The Perceptions of Patient Copayment on the Reported Adherence to Prescription Medication

  •  Velisha A. Perumal-Pillay    
  •  Shiraz R. Alli    
  •  Fatima Suleman    


BACKGROUND: In South Africa, a large proportion of the population is dependent entirely on the publicly funded system for healthcare, while private funding covers only a small percentage of those who can afford to pay for health insurance or out-of-pocket payments. Non-compliance to medical treatment is a well-known problem and may lead to an increase in healthcare costs.

OBJECTIVES: To investigate how the perception of prescription copayments influences medication use and the effect of this on safe and correct medicine usage

METHODS: The study was conducted with a sample of patients from the Umbilo suburb of eThekwini, South Africa. Participants were members of a medical scheme and completed a questionnaire after informed consent. The questionnaire design included an eight-item scale to ascertain the degree of concern regarding prescription costs. Quantitative data were analysed using descriptive statistics; associations between household characteristics and outcomes were explored using odds ratios and chi square analysis.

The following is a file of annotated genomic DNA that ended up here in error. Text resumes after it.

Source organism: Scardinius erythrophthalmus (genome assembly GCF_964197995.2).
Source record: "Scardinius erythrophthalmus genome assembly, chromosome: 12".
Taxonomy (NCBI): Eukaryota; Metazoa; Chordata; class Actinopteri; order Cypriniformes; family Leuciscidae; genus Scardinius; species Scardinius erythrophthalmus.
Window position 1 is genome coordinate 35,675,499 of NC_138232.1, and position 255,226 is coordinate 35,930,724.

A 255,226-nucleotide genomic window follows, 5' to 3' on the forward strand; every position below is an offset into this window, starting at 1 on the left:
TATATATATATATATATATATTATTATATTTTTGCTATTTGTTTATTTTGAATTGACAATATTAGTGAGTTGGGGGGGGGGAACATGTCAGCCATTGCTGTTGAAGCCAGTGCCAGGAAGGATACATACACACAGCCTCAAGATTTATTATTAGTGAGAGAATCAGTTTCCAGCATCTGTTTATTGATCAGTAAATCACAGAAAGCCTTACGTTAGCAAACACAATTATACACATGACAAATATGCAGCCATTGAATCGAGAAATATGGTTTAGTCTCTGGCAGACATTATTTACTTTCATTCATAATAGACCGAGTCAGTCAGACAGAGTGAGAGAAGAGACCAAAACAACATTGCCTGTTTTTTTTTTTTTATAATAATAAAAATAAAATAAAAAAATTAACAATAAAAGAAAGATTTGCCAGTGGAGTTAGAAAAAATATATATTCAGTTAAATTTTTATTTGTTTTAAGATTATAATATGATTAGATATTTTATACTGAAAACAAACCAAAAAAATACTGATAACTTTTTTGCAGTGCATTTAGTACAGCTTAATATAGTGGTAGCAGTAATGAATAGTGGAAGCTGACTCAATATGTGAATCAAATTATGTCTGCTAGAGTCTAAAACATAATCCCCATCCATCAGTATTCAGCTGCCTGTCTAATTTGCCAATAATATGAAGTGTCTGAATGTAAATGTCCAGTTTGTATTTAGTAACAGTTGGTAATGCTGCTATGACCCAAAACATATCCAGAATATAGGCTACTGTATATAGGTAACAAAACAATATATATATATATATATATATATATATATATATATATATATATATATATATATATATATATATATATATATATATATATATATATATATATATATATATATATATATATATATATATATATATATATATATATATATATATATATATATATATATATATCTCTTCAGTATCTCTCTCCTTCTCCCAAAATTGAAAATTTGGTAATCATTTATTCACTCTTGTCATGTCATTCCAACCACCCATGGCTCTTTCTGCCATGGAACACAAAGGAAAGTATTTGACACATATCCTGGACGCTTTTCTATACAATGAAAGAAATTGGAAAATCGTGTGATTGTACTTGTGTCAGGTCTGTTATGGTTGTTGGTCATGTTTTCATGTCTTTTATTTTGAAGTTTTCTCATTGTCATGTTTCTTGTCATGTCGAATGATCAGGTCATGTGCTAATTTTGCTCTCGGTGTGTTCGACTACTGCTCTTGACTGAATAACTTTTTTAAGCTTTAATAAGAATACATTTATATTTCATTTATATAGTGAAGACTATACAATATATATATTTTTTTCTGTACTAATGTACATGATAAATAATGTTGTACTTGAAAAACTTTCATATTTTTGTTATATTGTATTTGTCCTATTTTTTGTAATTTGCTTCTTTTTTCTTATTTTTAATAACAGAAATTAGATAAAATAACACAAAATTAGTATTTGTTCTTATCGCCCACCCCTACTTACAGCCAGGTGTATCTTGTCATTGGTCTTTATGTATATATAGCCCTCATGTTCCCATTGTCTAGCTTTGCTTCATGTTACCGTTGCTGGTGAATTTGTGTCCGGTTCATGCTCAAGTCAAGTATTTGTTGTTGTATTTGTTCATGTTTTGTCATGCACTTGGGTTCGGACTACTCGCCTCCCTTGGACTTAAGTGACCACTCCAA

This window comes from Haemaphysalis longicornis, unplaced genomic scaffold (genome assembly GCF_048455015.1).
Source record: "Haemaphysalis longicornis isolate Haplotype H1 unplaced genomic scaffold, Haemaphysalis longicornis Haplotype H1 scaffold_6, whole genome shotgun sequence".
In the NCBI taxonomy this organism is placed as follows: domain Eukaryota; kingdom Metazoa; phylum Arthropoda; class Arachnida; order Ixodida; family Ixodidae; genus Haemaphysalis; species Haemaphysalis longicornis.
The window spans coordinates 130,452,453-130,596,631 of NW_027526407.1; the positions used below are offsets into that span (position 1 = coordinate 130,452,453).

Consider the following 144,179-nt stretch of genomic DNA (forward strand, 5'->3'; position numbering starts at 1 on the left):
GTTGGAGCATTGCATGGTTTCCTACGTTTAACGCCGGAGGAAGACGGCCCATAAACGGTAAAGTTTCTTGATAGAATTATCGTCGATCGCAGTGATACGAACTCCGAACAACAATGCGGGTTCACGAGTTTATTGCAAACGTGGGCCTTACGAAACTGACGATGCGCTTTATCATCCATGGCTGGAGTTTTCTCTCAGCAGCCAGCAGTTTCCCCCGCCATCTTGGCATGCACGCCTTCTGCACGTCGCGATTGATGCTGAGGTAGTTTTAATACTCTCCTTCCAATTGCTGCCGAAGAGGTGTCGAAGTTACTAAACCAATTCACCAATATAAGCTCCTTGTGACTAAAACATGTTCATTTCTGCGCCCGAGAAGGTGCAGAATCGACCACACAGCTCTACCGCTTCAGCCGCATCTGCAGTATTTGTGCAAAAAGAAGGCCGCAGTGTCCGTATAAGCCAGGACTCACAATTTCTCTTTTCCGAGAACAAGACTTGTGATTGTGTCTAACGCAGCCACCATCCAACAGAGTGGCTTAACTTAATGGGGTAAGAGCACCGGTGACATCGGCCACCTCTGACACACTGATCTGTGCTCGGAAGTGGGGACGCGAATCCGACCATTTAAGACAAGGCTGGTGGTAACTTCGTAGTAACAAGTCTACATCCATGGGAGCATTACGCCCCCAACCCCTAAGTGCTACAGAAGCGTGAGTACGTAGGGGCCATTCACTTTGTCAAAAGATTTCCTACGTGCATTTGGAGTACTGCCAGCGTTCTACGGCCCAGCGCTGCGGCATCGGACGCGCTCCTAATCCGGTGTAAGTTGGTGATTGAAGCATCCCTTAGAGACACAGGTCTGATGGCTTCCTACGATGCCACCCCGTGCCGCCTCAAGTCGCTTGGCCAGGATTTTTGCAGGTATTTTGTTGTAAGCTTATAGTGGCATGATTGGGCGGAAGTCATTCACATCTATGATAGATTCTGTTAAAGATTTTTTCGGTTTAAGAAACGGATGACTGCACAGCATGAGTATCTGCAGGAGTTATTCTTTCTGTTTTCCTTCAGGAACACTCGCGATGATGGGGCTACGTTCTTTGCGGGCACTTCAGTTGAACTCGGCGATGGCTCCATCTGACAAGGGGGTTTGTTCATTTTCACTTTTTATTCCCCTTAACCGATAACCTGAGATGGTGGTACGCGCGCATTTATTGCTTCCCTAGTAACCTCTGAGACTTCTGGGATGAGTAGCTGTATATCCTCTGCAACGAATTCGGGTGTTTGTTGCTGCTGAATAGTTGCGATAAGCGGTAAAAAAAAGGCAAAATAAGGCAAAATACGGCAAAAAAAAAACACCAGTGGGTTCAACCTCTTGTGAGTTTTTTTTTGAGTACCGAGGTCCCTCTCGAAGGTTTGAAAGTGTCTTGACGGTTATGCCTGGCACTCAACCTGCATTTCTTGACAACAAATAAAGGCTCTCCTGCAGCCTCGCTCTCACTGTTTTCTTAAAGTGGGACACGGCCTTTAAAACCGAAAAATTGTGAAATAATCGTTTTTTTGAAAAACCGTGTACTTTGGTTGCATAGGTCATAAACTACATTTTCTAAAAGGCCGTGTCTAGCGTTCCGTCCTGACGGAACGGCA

RESULTS: Overall 82% of the participants reported that prescription cost was a major factor that influenced medication collection. The association between demographic data and concern scale was assessed and revealed that participants had an increased concern with meeting prescription costs (OR 1.73, 95% CI 0.66-4.52). Most (93%) of the participants with a salary less than ZAR10 000 indicated a concern with prescription costs (chi square=21.7, df=2, p<0.05).

CONCLUSION: The study indicated that prescription cost posed as a barrier to medication adherence as the copayment affected patients’ decisions to continue optimal treatment.

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